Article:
Many of Eric's family members and friends have visited the home in Two Rivers since the bad news came last week. His brother, Mike, said the family is doing their best to keep Eric's life comfortable.
"For a couple of days last week, he was fairly unresponsive, but that kind of changed last Friday — he was able to sit up and talk … he's still there, very mentally with it," Mike said. Eric hasn't been able to eat for about a week and has struggled to take in fluids, but Mike said the biggest obstacle has been pain management.
Because the cancer relapse is in his central nervous system, there is a lot of extra pressure being put on his nerves as an overwhelming number of cells reproduce there, "and that pressure is translated as very intense pain," Mike said.
A struggle caught on video
Eric has been video blogging his battle with cancer for about three years, a series that he catalogued on his YouTube page. The videos include a total of 41 confessions, speeches, updates about his treatments and a chronicling of his "bucket list."
Part of that bucket list landed him "The Ultimate Miller Park Experience," as he called it in his series. McLean can be seen speaking to Ryan Braun, touring Miller Park locker rooms and throwing the opening pitch. Other items on his bucket list included a ride in a hot air balloon, a trip to Las Vegas, driving a Dodge Viper and skydiving.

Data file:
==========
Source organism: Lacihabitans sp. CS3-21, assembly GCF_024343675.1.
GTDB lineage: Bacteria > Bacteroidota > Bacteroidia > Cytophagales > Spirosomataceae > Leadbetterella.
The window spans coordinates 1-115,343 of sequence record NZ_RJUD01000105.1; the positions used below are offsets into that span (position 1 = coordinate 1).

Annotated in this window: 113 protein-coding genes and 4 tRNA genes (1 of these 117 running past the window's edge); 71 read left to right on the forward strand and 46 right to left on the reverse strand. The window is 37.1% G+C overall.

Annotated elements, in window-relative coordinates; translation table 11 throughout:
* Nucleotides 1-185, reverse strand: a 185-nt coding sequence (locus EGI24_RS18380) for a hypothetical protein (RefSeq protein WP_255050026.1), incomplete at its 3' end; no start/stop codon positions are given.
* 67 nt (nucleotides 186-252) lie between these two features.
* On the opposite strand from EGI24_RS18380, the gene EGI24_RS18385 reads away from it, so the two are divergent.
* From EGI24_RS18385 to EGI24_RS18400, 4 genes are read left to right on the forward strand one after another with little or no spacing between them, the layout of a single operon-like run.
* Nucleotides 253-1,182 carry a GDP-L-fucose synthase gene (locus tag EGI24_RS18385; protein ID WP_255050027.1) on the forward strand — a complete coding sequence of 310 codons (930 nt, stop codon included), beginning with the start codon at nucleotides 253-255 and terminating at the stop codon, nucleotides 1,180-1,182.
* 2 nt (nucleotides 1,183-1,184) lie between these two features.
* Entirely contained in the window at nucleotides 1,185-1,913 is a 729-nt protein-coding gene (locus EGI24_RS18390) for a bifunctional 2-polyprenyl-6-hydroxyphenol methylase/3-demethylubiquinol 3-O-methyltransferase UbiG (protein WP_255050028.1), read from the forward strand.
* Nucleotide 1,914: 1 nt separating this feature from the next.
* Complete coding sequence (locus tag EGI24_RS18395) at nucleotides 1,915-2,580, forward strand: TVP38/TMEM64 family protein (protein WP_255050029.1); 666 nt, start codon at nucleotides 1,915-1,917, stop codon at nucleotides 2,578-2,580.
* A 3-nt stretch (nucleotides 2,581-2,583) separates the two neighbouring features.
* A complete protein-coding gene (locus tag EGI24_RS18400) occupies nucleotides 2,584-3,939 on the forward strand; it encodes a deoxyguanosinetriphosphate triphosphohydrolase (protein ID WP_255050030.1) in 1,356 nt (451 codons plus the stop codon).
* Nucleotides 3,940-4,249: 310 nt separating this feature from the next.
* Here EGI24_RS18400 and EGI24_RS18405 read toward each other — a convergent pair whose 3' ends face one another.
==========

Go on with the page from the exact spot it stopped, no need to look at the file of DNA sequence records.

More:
His first confessional post is dated June 24, 2009. In it, Eric mentions he's gotten some bad news, and talks about several options for treatments.
"Today's been a bad day," McLean said in that post. "I didn't really get any good news from anyone — any doctors that I talked to in the last few days ... and, I'm not doing too good. I'm trying to stay positive through all this."
In some videos, he appears with his wife, and an entire series focuses on a stem cell transplant process that he went through in fall 2011.
Since starting this YouTube page in 2009, a total of 108 videos appeared before his final confession on Tuesday. That video has garnered almost 800,000 views.
"The support has been overwhelming," said Mary McLean, Eric's mom. "I don't even know how to put into words how appreciative we all are to family, friends … to strangers near and far — there's people that we don’t know, that we have never met — and they’ve just been amazing. It makes you want to continue giving and pay it forward, and we will through our L.I.F.E. site."